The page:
Action #9: FOLLOW_UP – Finally, after every successful push we have the option to move into the opponent’s previous location. This option is presented to us as a FOLLOW_UP action with two possible locations: our current location and the defender’s previous location. We elect to enter the opponent’s square. I indicate that the defender was downed by using a lighter shade of orange.

Now that the blocking player has completed their actions we are back to the Turn procedure where we can choose a new player to perform an action.

ActionType.START_MOVE (id = 27)
{'x': 15, 'y': 3}
{'x': 14, 'y': 6}
{'x': 14, 'y': 7}
{'x': 14, 'y': 8}
{'x': 17, 'y': 8}
{'x': 21, 'y': 8}
{'x': 14, 'y': 9}
{'x': 14, 'y': 10}
{'x': 13, 'y': 12}
{'x': 15, 'y': 13}
ActionType.START_BLOCK (id = 28)
{'x': 14, 'y': 7}
{'x': 14, 'y': 8}
{'x': 14, 'y': 9}
{'x': 14, 'y': 10}
... (snip) ...
ActionType.END_TURN (id = 8)

Current procedure: Turn (index = 7)



Observations

Depending on how you count them, the environment action space can be quite large. While there are only thirty-seven distinct action types, twenty-two of them require positional input. Given that the standard $17 \times 28$ pitch contains four-hundred seventy-six locations is it possible to discretize our action space all of these actions-position pairs? That is, could our action-value function consist of, say, more than four-hundred different MOVE actions, four-hundred different PASS actions, etc.? If we did then there would be a total of, $22 \times 476 + 15 = 10487$ possible actions.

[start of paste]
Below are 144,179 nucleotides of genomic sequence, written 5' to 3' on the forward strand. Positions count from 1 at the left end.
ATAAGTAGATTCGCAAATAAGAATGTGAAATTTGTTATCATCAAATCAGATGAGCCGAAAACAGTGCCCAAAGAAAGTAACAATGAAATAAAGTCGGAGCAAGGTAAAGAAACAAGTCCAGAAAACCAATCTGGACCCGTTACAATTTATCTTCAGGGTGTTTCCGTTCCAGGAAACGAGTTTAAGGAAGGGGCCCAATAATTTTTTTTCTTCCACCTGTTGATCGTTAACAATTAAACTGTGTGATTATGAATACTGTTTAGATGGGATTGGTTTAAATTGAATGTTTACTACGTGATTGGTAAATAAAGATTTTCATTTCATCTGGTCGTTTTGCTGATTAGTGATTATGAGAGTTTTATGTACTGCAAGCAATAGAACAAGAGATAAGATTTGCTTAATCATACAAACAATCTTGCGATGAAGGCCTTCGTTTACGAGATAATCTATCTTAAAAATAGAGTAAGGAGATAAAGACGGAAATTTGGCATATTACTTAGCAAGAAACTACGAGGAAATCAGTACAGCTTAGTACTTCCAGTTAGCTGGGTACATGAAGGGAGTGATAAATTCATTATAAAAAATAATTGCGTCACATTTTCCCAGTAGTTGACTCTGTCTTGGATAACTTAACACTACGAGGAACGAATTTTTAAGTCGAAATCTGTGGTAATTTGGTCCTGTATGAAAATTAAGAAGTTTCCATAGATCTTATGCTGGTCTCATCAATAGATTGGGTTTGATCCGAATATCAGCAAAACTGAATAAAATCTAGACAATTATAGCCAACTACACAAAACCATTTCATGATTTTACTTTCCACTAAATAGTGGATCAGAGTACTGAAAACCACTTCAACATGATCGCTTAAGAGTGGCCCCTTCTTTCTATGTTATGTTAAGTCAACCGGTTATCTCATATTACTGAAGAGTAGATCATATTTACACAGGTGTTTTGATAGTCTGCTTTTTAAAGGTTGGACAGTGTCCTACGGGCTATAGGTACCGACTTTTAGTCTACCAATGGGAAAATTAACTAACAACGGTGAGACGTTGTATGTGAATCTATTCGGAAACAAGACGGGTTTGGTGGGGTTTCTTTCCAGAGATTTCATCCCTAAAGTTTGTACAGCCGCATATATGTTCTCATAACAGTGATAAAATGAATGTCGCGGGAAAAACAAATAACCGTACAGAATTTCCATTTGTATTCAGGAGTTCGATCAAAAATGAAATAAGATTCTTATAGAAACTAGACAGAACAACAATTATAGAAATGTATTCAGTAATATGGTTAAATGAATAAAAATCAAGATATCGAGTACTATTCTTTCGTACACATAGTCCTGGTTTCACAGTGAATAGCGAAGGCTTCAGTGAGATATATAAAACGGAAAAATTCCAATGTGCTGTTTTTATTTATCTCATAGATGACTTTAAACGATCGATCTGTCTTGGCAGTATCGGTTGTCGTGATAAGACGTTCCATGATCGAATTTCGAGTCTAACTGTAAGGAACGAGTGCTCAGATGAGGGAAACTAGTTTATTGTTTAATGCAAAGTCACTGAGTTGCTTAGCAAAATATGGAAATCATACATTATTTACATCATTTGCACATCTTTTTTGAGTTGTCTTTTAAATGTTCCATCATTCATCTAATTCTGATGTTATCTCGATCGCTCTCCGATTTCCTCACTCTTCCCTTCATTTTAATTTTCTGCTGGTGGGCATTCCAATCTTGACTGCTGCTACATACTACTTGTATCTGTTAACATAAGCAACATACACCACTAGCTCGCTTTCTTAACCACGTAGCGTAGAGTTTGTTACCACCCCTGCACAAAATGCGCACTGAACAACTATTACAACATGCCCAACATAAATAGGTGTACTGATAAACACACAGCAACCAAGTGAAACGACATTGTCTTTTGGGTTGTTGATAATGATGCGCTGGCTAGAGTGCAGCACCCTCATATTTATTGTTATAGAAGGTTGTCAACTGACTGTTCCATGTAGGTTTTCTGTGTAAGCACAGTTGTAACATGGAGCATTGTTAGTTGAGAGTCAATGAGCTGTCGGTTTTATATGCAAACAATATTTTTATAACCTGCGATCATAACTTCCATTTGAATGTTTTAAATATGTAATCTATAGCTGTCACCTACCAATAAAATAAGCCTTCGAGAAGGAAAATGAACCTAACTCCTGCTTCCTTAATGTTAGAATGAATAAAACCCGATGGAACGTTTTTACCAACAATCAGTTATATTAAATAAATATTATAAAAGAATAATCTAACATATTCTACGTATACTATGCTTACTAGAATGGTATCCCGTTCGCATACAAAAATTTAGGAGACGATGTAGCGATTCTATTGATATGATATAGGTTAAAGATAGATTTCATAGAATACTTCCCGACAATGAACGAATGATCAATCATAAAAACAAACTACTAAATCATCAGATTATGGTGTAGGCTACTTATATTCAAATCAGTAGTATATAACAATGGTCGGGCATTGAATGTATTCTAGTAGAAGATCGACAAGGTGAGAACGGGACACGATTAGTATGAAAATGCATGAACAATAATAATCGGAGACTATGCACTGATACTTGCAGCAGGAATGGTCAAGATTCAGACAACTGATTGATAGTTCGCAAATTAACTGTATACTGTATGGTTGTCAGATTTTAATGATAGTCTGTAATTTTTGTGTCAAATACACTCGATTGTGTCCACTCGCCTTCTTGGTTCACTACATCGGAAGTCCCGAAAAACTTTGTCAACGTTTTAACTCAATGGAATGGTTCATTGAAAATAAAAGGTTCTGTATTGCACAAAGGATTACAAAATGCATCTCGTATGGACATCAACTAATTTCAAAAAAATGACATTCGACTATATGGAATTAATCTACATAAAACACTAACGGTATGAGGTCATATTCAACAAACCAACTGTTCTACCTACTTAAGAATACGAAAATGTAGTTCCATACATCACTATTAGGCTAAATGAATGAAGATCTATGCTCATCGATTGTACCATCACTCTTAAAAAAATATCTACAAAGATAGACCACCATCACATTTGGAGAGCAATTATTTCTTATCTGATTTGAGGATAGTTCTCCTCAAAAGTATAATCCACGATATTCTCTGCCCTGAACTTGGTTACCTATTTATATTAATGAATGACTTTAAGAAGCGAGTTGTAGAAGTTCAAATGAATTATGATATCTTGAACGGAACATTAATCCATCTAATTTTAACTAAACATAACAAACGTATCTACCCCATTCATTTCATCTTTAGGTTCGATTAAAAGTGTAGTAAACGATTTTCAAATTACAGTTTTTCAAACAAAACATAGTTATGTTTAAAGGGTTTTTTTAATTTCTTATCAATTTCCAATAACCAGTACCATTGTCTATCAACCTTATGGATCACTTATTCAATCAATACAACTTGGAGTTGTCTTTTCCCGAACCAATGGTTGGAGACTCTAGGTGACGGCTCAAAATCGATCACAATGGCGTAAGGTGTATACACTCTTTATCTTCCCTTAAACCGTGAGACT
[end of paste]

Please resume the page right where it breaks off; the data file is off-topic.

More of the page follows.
Is 10487 discrete actions considered large? Let’s compare to DeepMind’s AlphaGo [Silver, 2016] and AlphaStar [Vinyals, 2019] algorithms. Go has $19 \times 19 = 361$ board locations and the only in-game action is the placement of a board. The introduction to the AlphaStar paper claims there are $10^{26}$ possible actions. No number of GPUs or TPUs could possibly output state-action values for this many actions. Instead, the action space is decomposed into approximately 300 action types and 13 action parameters where two of these parameters are the $x,y$-coordinates of the playing field. See [Vinyals, 2017] (SC2LE) for a full description of the environment and to get a better sense as to how the game is represented.

This idea of action-type/parameter decomposition is also seen in [Hausknecht 2019]. Under this kind of framework, though, we have to re-work the learning algorithms a bit. I’ll dive deeper into some of these things in the next post.

Another key observation is that the one-hot procedure vector is crucial for proper action selection. We are usually limited to a subset of the action space depending on the current procedure. Storing this information as a one-hot is natural for whatever model we choose: suppose a unit at some point of the network is a concatenation of the procedure vector with other data from the game. If this unit is fed into a linear layer then the “one-hottedness” acts like a switch by deactivating some of the weights. We can think of that layer containing several sub-matrices, one for each of the nineteen procedures.

Finally, for testing purposes I am considering filtering out some of the state in order to speed up testing. The board layers “block”, “dodge”, “sure hands”, “catch”, and “pass”, while important in the game of Blood Bowl, are very sparse. As a result, the probability that these skills will be learned is very low. As for the state, features like own/opp fame, own/opp assistant coaches, own/opp babes, and own/opp cheerleaders are very high level features that have relatively small impact on the game.

Unfortunately, due to the complexity of the game and the dependence on position-specific actions I will need to use a post to explore different reinforcement learning algorithms. In my next post I will take a look at models that work well with parametrized actions as well as some improved agent strategies from the three basic strategies discussed in the previous post.